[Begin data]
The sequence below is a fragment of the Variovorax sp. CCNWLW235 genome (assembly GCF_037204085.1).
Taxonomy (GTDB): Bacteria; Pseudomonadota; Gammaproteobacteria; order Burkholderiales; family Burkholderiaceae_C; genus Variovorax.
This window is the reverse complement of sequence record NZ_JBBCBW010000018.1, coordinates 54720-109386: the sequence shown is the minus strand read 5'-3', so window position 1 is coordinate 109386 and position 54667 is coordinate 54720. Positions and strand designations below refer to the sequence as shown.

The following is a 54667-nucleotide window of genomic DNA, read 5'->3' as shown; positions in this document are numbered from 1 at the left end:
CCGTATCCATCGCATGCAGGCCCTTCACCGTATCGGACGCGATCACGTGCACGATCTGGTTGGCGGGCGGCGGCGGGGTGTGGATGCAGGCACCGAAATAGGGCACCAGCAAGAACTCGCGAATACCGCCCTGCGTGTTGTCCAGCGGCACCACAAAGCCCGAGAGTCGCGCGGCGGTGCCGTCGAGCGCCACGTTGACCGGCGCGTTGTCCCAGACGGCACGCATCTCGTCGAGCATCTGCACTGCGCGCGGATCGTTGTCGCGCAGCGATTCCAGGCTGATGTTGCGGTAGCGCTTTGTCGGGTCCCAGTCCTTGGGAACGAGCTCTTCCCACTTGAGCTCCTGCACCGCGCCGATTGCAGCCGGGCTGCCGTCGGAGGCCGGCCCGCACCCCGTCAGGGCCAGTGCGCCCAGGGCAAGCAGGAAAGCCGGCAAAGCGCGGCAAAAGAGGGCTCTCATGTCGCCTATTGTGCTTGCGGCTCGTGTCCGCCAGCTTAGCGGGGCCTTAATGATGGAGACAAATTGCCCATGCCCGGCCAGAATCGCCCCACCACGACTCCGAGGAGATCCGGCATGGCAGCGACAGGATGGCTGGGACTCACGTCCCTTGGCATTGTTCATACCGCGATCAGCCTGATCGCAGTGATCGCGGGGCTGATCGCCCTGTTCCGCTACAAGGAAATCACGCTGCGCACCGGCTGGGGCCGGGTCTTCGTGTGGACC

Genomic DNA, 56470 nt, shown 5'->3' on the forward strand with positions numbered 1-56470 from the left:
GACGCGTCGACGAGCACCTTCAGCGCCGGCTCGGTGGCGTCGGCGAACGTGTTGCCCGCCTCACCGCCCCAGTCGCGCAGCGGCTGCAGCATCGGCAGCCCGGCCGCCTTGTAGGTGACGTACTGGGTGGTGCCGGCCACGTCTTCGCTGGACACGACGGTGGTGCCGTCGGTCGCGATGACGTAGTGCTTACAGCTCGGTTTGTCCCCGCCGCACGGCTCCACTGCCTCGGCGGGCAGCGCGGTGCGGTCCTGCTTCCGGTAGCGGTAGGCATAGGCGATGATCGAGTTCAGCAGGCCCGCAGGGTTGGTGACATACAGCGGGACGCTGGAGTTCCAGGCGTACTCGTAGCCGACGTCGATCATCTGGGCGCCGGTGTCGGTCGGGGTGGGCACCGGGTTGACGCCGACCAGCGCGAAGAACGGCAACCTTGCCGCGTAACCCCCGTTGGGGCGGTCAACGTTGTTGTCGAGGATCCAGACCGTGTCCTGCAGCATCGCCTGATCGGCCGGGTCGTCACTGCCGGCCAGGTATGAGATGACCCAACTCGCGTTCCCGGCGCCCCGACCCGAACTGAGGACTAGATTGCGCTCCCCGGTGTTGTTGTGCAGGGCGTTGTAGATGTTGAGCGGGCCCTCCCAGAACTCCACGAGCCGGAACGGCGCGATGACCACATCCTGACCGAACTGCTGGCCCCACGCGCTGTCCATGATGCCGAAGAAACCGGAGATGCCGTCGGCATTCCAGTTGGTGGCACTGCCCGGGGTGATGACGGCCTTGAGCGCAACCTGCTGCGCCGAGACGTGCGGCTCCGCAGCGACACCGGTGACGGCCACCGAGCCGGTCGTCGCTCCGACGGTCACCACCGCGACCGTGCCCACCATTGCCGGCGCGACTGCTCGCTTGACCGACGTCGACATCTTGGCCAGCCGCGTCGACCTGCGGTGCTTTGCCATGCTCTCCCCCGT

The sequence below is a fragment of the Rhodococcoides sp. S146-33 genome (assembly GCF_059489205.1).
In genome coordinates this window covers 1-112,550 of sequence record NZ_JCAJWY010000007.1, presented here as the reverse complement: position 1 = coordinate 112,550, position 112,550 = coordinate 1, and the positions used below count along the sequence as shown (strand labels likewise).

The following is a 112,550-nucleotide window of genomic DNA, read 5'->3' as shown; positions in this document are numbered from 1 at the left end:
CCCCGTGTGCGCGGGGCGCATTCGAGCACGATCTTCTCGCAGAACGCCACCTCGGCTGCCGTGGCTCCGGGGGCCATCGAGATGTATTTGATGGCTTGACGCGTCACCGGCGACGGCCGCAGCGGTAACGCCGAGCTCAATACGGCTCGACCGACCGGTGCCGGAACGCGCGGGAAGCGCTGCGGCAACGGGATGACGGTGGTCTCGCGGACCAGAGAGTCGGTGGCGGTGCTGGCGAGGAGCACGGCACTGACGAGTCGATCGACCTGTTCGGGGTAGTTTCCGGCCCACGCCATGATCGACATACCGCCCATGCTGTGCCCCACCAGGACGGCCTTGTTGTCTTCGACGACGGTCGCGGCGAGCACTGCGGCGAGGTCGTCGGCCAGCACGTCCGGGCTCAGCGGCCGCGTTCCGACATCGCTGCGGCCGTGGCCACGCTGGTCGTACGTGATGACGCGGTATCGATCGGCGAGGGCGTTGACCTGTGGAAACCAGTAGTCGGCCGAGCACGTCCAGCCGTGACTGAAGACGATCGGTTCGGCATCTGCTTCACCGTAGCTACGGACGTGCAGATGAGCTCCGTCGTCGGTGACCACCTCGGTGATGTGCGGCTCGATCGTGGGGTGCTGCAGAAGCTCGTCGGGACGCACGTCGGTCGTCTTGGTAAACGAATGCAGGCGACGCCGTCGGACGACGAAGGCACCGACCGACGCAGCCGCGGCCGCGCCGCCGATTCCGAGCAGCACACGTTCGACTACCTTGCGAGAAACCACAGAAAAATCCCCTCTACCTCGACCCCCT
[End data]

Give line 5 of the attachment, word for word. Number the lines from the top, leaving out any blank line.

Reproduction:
CCGTATCCATCGCATGCAGGCCCTTCACCGTATCGGACGCGATCACGTGCACGATCTGGTTGGCGGGCGGCGGCGGGGTGTGGATGCAGGCACCGAAATAGGGCACCAGCAAGAACTCGCGAATACCGCCCTGCGTGTTGTCCAGCGGCACCACAAAGCCCGAGAGTCGCGCGGCGGTGCCGTCGAGCGCCACGTTGACCGGCGCGTTGTCCCAGACGGCACGCATCTCGTCGAGCATCTGCACTGCGCGCGGATCGTTGTCGCGCAGCGATTCCAGGCTGATGTTGCGGTAGCGCTTTGTCGGGTCCCAGTCCTTGGGAACGAGCTCTTCCCACTTGAGCTCCTGCACCGCGCCGATTGCAGCCGGGCTGCCGTCGGAGGCCGGCCCGCACCCCGTCAGGGCCAGTGCGCCCAGGGCAAGCAGGAAAGCCGGCAAAGCGCGGCAAAAGAGGGCTCTCATGTCGCCTATTGTGCTTGCGGCTCGTGTCCGCCAGCTTAGCGGGGCCTTAATGATGGAGACAAATTGCCCATGCCCGGCCAGAATCGCCCCACCACGACTCCGAGGAGATCCGGCATGGCAGCGACAGGATGGCTGGGACTCACGTCCCTTGGCATTGTTCATACCGCGATCAGCCTGATCGCAGTGATCGCGGGGCTGATCGCCCTGTTCCGCTACAAGGAAATCACGCTGCGCACCGGCTGGGGCCGGGTCTTCGTGTGGACC